Anyone who wishes to ride the ups and downs of these unpredictabilities in a smoother fashion, with less buffeting and a more consistent product for players, will be an individual who factors in flexibility of their approach with respect to planning maintenance operations, and is able to communicate that requirement effectively to their members, players and wider stakeholders.
For example; dry soils in October and November 2018 would have benefited enormously from applications of penetrant wetting agents in a bid to capture as much available rain all as possible and channel it down into the soil profile. It is then positioned to act as a reservoir for 2019. Areas which are still dry only a few inches below the surface will burn off much faster than in 2019 than they did in 2018. In turn, lower water resource in the soil means that plant stress will be encountered with less cumulative dry days, and likely sooner in the year than in 2018 when water was in good supply. As a result, implementing block-copolymer wetting agent programmes and checking irrigation efficiency this April are actions more important than ever.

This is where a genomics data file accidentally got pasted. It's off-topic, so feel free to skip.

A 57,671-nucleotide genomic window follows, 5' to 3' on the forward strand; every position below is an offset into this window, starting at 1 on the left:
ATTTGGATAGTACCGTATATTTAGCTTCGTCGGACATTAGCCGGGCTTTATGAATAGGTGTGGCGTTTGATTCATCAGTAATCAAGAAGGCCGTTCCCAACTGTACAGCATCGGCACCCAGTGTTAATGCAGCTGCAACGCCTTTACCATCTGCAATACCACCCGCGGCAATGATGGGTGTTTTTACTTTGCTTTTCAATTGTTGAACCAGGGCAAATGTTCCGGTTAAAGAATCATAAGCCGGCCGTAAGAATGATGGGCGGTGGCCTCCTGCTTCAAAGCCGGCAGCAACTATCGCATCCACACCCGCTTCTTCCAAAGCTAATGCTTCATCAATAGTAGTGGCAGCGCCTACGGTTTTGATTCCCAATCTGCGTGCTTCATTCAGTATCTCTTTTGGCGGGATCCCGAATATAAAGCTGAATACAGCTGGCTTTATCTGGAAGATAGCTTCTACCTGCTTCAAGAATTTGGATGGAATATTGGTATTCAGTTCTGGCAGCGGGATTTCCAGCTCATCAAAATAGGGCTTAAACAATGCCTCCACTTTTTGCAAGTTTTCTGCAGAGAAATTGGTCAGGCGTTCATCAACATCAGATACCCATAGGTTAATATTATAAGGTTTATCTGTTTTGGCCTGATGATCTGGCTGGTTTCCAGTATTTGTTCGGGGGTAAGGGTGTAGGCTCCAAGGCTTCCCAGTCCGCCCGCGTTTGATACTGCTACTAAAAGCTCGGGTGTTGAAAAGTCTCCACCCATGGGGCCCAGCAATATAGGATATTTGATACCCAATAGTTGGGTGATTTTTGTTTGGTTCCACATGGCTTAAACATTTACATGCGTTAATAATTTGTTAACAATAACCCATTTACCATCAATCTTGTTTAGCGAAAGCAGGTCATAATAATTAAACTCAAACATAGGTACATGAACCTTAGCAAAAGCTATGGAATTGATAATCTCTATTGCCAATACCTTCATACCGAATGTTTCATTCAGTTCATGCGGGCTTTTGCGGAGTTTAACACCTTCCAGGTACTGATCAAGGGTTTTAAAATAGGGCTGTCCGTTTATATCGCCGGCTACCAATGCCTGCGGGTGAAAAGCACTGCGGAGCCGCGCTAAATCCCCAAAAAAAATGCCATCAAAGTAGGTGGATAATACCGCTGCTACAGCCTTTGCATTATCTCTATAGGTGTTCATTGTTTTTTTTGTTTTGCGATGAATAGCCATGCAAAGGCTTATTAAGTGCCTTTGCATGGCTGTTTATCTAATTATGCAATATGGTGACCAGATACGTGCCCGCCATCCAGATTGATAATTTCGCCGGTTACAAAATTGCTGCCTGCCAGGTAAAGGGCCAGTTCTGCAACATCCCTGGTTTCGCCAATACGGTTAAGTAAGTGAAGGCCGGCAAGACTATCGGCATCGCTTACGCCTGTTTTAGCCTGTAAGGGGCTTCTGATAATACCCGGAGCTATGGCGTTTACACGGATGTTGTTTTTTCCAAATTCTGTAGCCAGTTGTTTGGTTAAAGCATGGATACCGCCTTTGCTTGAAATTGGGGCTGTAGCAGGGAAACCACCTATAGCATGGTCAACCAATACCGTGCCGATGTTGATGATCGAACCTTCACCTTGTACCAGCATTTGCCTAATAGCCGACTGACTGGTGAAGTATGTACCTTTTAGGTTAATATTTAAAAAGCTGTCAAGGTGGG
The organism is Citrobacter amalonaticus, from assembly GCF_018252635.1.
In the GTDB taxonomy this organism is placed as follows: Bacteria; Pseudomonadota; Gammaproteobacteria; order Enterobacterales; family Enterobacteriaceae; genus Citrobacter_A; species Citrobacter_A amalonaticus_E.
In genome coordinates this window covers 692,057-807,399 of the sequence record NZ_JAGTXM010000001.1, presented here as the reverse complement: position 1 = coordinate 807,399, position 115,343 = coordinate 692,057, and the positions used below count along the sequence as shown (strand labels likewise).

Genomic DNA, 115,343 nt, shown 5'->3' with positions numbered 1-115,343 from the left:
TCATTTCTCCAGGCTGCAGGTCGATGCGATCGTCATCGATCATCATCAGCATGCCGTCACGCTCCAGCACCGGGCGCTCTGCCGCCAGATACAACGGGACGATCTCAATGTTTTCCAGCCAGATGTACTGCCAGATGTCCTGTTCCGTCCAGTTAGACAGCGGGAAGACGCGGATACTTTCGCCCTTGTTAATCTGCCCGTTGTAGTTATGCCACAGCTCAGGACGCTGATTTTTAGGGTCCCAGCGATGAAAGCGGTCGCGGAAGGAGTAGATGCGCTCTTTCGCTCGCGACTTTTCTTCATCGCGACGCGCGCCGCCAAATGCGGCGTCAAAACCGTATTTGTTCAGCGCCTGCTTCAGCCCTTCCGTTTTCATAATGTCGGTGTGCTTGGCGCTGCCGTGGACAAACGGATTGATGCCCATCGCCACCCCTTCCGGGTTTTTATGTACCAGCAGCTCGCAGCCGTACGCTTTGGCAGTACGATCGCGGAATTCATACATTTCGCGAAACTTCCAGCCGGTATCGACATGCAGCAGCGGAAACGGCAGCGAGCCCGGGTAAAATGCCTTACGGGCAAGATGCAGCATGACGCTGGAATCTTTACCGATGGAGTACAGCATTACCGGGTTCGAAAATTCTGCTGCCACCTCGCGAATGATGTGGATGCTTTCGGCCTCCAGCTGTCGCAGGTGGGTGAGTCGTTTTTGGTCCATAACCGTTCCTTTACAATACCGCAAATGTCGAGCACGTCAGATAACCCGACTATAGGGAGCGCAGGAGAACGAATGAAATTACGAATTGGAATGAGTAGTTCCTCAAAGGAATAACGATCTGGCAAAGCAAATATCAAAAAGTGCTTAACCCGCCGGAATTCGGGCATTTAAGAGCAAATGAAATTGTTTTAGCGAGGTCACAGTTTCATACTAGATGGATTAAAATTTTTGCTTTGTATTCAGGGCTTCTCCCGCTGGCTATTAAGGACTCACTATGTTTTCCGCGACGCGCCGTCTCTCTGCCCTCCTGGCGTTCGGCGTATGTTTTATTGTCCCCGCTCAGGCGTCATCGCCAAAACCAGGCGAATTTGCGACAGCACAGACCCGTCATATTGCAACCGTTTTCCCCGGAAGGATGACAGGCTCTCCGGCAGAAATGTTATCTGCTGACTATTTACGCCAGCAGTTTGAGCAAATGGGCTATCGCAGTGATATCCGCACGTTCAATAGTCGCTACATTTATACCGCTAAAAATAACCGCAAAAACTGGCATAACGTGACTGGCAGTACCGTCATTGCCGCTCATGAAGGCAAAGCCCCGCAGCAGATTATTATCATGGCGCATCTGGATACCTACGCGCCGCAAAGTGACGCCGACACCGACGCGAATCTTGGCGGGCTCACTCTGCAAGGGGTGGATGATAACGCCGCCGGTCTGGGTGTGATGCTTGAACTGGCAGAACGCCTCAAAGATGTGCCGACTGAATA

These examples of consequence from extreme climate is of course something which is not sport specific, golf fairways, tees and surrounds, football pitches, bowling greens and cricket outfields are all effected equally alongside grassed amenity spaces. Would a penetrant wetting agent, at relatively low cost per hectare, applied in autumn 2018 have gone some way to help mitigate a potential problem in 2019?